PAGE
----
Wasps are our friends. They really are. Forget these buzzing pests hovering greedily round your jeely piece or drowning in your frothy pint,. I can still say that after swallowing one in a delicious slug of ale. These black and yellow-striped insects only briefly become pests once their duties in the Bike, or nest, are over. Then they’ve stopped pollinating our nectar-rich flowers and scouring the garden for the greenfly the Bike’s growing larvae need.

Many of us have come to hate and trap these wasps in jam jars to keep them off our food, but there are also solitary wasps that eat caterpillars and other creatures we call pests and have no interest in jam or beer. Crossocerus magacephalus nests in rotting wood and hunts bugs, aphids and caterpillars for its larvae while Ancistrocerus erietum nests in wall cavities and specialises in caterpillars. Also we mustn’t forget the little parasitoid wasps whose growing larvae consume many of our garden and greenhouse pests.

Adult wasps all need carbohydrates which sugars provide while the larvae crave a protein diet. While consuming protein from the tiny invertebrates worker wasps collect from our roses, their larvae secrete sugars after their protein diet and this in turn feeds the adults. So while a colony is growing, workers don’t look for the sweet treats on our plates. It is only at the beginning or end of the season when larvae aren’t around to supply sugars for them  that they may pester us.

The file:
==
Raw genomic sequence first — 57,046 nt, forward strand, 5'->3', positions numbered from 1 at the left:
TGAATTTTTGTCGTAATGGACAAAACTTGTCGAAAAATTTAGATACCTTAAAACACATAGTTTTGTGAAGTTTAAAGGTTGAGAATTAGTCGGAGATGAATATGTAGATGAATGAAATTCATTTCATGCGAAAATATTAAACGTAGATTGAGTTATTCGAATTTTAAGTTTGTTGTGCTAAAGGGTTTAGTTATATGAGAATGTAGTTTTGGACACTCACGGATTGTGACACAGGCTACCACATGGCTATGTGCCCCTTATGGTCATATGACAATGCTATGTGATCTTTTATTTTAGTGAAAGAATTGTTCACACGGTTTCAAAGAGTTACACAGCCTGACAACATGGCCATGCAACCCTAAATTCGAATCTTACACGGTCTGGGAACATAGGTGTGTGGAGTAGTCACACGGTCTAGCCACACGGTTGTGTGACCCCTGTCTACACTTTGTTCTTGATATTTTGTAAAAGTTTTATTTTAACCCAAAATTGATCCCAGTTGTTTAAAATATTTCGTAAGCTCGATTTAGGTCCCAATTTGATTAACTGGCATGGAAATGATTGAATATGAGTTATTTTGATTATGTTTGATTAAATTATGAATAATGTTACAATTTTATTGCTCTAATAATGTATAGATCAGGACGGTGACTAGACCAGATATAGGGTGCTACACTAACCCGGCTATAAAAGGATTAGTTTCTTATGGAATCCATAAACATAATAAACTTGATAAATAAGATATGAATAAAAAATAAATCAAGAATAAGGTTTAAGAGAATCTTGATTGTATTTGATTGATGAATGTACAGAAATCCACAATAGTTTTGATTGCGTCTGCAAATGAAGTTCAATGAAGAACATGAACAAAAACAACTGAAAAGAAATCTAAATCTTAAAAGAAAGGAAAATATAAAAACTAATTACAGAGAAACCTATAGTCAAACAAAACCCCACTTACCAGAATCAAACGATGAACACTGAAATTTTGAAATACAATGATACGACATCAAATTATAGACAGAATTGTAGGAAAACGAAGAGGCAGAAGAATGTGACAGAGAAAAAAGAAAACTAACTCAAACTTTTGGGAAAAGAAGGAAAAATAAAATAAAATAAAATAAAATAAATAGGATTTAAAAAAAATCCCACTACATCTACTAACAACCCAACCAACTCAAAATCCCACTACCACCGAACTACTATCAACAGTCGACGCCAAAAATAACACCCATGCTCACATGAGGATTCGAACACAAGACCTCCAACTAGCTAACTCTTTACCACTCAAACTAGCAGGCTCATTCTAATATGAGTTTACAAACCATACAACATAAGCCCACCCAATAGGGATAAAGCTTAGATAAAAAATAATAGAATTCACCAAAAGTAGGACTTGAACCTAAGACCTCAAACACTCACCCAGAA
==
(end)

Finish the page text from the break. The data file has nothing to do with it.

When building up their energies, queen wasps pollinate flowers for nectar: I’m almost deafened by the sound of their busy buzzing round the loganberry in our greenhouse and always see lots round gooseberry and currant bushes.

So, although bumble and honey bees are the classic pollinators, wasps play an important part. In her excellent book ‘Endless Forms’, published last year,  Seirian Sumner notes that researchers in the U.S assessed the role played by different insects in pollinating buckwheat. They identified 5 different wasp species, honeybees, hoverflies and other flies and compiled a league table, counting the number of compatible pollen grains collected every minute. Honeybees topped the list but wasps were half way down, doing better than hoverflies. 

We rarely associate wasps with pest control. But how often do you see wasps in summer? Then they’re scooping up thousands of aphids, caterpillars and other ‘tasty’ protein-rich pests. I never see any green or black fly, thanks to their diligence.

Tiny parasitoid wasps also play a vital role. After adults have identified and laid eggs in their prey, the hatching larvae set about consuming their hosts. When laying eggs, the adults tweak their ovipositors to release a venom that numbs the host, making it a more compliant victim.

Many endoparasitoid wasps have developed a relationship with a virus which they inject into their prey. The virus prevents the caterpillar’s immune system from attacking wasp larvae and it alters the caterpillar’s saliva. This weakens the host’s immune system even more and induces it to grow faster, making a juicier meal for the wasp larva.

Plant of the week

Blackcurrant ‘Ben Connan’ produces quantities of delicious, large berries that ripen early. The plants are compact so do not need the very large space required by traditional varieties. They are not susceptible to mildew and are even resistant to Leaf Curling Midge.

The small, green flowers open early in the spring and are usually pollinated by queen wasps who appreciate the easily accessible nectar and are not seduced by showier blooms.